The term Crocodylia is used here exclusively for the crown group of extant and fossil Crocodyloidea, Alligatoroidea and Gavialoidea (Benton & Clark, 1988; Sereno et al. 2001; Brochu, 2003; Brochu et al. 2009; Bronzati, Montefeltro & Langer, 2012). The family Dyrosauridae is, in accordance with recent phylogenetic analyses (Jouve et al. 2005; Jouve, Bouya & Amaghzaz, 2008; Hastings et al. 2010; Hastings, Bloch & Jaramillo, 2011), used here as a term for a node constituted by the genera Chenanisuchus, Sokotosuchus, Phosphatosuchus, Cerrejonisuchus, Arambourgisuchus, Dyrosaurus, Hyposaurus, Acherontisuchus, Congosaurus, Atlantosuchus, Guarinisuchus and Rhabdognathus, which share several synapomorphies (Fig. 1). For the soft-tissue reconstructions and functional morphological analysis presented here, information on the osteology of the skull and mandible of dyrosaurids is needed, supplemented by information on the cervical vertebral column and scapula. In all included genera of dyrosaurids, the skull is preserved in a good condition that allows detailed reconstructions of the jaw musculature. More problematic is the preservation of the mandible, which in dyrosaurids possesses a very long and caudodorsally curved retroarticular process (Jouve et al. 2005, 2006; Jouve, Bouya & Amaghzaz, 2008; Hastings et al. 2010). The retroarticular process is preserved only in four genera of dyrosaurids, which nevertheless are members of successively more inclusive groups within Dyrosauridae, such that its similar morphology is assumed here for the whole group (Fig. 1). Detailed information on the cervical vertebral column and scapula is available for six genera, all of a more inclusive clade within Dyrosauridae, but isolated skeletal remains in other specimens show that there was most probably a general postcranial ‘bauplan’ that can be adopted for all dyrosaurids (Fig. 1).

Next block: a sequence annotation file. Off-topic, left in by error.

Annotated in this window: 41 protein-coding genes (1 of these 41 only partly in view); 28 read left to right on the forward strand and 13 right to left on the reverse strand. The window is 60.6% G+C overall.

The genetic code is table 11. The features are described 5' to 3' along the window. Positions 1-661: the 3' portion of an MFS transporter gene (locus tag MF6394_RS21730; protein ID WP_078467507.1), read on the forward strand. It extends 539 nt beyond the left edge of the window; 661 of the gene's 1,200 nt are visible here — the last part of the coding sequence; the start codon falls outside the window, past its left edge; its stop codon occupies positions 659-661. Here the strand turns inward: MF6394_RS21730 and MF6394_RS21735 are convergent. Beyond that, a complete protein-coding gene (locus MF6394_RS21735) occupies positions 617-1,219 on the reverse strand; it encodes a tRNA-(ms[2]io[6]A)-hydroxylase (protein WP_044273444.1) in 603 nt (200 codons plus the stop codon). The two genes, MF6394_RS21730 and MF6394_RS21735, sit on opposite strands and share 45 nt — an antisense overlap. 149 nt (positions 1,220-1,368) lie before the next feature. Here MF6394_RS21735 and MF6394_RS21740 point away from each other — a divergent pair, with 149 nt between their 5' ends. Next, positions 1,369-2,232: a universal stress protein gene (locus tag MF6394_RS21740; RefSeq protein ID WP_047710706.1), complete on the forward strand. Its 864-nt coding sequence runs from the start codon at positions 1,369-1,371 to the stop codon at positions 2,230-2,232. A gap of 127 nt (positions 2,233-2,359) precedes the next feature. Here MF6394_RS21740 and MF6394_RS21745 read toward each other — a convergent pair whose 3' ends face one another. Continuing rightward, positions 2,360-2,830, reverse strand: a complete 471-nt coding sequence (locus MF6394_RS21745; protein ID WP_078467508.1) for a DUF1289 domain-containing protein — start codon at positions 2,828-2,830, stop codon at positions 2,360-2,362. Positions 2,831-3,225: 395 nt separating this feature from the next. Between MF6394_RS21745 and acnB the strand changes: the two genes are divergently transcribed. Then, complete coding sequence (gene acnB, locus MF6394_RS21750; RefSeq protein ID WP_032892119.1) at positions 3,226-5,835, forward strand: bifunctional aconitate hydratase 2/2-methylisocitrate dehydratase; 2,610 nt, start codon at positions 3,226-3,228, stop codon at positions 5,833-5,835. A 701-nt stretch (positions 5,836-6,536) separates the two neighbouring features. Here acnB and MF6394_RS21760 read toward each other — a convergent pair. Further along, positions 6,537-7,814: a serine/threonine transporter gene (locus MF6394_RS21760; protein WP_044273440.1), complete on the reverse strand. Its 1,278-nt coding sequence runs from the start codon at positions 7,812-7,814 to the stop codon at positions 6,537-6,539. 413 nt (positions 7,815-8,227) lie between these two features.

The material examined personally includes the partial skeleton of Congosaurus bequaerti (one individual with skeletal elements having the numbers MRAC 1741–1743, 1745, 1796, 1797, 1802, 1803, 1806, 1809–1811, 1813–1819, 1823, 1828, 1839, 1852, 1854, 1895, 1870, 1871, 1887, 1894), the partial skeleton of Dyrosaurus sp. (SMNK-PAL 3826) and isolated elements of Dyrosaurus spp. (MNHN), Hyposaurus natator (YPM), Hyposaurus spp. (AMNH, BMNH, MNHN, YPM), Rhabdognathus sp. (BMNH, MNHN), cf. Phosphatosaurus (MNHN) and cf. Sokotosaurus (MNHN). Information on the Moroccan taxa Chenanisuchus lateroculi (OCP DEK-GE 262, Jouve, Bouya & Amaghzaz, 2005), Dyrosaurus maghribensis (OCP DEK-GE 43, Jouve et al. 2006), Arambourgisuchus khouribgaensis (OCP DEK-GE 18, Jouve et al. 2005) and Atlantosuchus coupatezi (OCP DEK-GE 51, Jouve, Bouya & Amaghzaz, 2008) was taken from high-quality photographs provided personally by Dr Stéphane Jouve. Information on cf. Rhabdognathus (Langston, 1995), cf. Hyposaurus (Storrs, 1986), Cerrejonisuchus improcerus (Hastings et al. 2010), Acherontisuchus guajiraensis (Hastings, Bloch & Jaramillo, 2011) and Guarinisuchus munizi (Barbosa, Kellner & Sales Viana, 2008) was taken from the literature. Osteological data on the postcranial skeleton of the dyrosaurid genera Dyrosaurus, Hyposaurus, Congosaurus and Rhabdognathus are provided in Schwarz, Frey & Martin (2006) and therefore not repeated in detail in this work.